As I see it, there are at least three problems with the track. There is a lack of positive soil drainage in numerous places around the circuit that will require culverts to divert rain and runoff. There are numerous places on the track where there is negative slope on the asphalt itself, which should never have occurred in the re-surfacing of the track. These produce standing water even when off-track drainage is adequate. Finally, several riders complained about bumpy sections of the track, perhaps F1 braking zones, where any bumps should have been eliminated during the re-surfacing. And if the pavement is so fragile that a single F1 race can tear it up, they should undertake a complete do-over or move back to Donington.

As my dad used to say,

Once More, with Feeling 

Marquez       201

Rossi            142

Lorenzo        130

Dovizioso     129

If you drink heavily enough, this becomes an interesting problem in mathematics, probability and pressure. Conventional wisdom is that, all other things being equal, which they rarely are, Marquez will probably clinch at Motegi. Certainly, if he should record a DNF in the next three rounds all bets are off. But presuming he doesn’t, a presumption supported by the numbers, the likelihood of his claiming the 2018 title in Thailand aren’t bad.

Right, the immediate problems facing the chasers.

Look at Marquez’s record late in the seasons in which he titled in MotoGP.

Marquez stats 2013 - 2017Image courtesy of Wikipedia

Item #1: In 2013, over the last 10 rounds, he podiumed every round other than the silly rookie mistake DQ in Australia. In 2014, one DNF over the last 10 rounds. Throw out 2015, as he was out of contention and his don’t-give-a-rip factor was sky high. 2016—one crash in last ten rounds. 2017, a blown engine at Silverstone. The guy just doesn’t make mistakes late in seasons in which he titles. As for Phillip Island, well, it’s clearly win or bin territory for young Marc. Fastest track on the calendar, most picturesque, cold, windy, wild and woolly. Usually, by that time of the year, he’s playing with house money and can afford a loss or two.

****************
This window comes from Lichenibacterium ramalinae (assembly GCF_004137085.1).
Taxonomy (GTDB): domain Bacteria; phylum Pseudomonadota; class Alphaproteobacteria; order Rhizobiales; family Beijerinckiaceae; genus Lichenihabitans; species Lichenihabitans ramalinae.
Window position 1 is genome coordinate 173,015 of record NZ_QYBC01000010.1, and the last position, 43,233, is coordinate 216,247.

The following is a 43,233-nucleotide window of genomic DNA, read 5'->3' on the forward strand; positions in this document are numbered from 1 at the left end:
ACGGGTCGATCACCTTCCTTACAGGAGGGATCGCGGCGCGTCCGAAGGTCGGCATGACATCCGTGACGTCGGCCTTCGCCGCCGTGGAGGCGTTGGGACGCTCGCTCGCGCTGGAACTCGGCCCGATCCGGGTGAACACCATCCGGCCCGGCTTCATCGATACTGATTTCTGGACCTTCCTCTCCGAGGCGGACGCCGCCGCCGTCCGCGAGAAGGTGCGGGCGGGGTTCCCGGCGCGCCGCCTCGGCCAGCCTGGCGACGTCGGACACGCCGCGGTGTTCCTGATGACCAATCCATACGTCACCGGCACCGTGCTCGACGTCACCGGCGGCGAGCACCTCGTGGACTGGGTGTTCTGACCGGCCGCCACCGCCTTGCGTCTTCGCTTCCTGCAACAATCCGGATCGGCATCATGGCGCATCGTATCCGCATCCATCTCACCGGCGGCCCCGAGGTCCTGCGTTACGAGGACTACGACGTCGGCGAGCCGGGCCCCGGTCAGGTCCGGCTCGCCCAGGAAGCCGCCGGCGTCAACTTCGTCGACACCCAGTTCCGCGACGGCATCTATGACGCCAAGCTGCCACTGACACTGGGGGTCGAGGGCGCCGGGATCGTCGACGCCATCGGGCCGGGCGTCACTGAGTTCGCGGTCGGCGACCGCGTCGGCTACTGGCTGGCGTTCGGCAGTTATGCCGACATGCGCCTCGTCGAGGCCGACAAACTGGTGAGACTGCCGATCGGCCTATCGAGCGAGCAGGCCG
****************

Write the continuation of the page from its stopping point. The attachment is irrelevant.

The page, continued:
Item #2: Crash = Fail. For Marquez, a crash simply pushes the numbers back a week. What would a native Malaysian coronation ceremony look like, in leathers and boots? For the other three, crash and it’s bye, Felicia. Psychologically, advantage Marquez.

Item #3: Going down the pecking order, as things stand now, Marquez would need to add 42 points to his margin over Rossi in the next 3 rounds, but only 17 in the next four. Should Rossi DNF, things fall to Lorenzo. If Jorge keeps things upright, he must stay within 31 points of Marquez over the next three, or within six (6, i.e., even) in the next four. Dovizioso, pretty much the same—32 in three or seven in the next four. Looking at Marquez’ historic numbers, the efforts required from these chasers in San Marino, Aragon and Thailand appear extraordinary and conditions need to be perfect.

Your Weekend Forecast

Not that it really matters, but the weather forecast for the greater Rimini area over the weekend is, in a word, iffy. Temps in the high 70’s-low 80’s, but showers in the area all three days. Not what the chasers need.

As for the race results on Sunday, I can say, without fear of successful contradiction (again, thanks, dad) that I have no clue who will end up on the podium. Predicting Marquez feels like frontrunning. Weather could be a factor. With the factory Ducati guys, like major league baseball pitchers, they will need to have their curveball working. Rossi in Italy is a wild card. Crutchlow, since 2012, has a chip on his shoulder. And if you look up “motivated” in the dictionary, you’ll find a picture of Danilo Petrucci gritting his teeth with his name in parentheses below it.

BTW, the whole BeIn Sports thing has got to go. Dorna needs to make MotoGP accessible to the world via TV, even with the lame announcers. Unless they want to keep it a rich man’s parlour game.

We’ll have results and analysis here on Sunday within two hours of the race.

Ciao.

An Argument for Smaller Engines

November 25, 2016

Here is a fascinating article from GPOne.com.  The line which caught my attention was the one in which he informed us that the 350 km speed Iannone achieved at Mugello is referred to in the aviation industry as “take-off speed.”  He argues for 600cc prototypes in MotoGP, emphasizing that today’s bikes have too much horsepower–280–compared to the theoretical limit of 300.  Which, in itself, is remarkable.  Oh, and not enough downdraft to keep them from going airborne.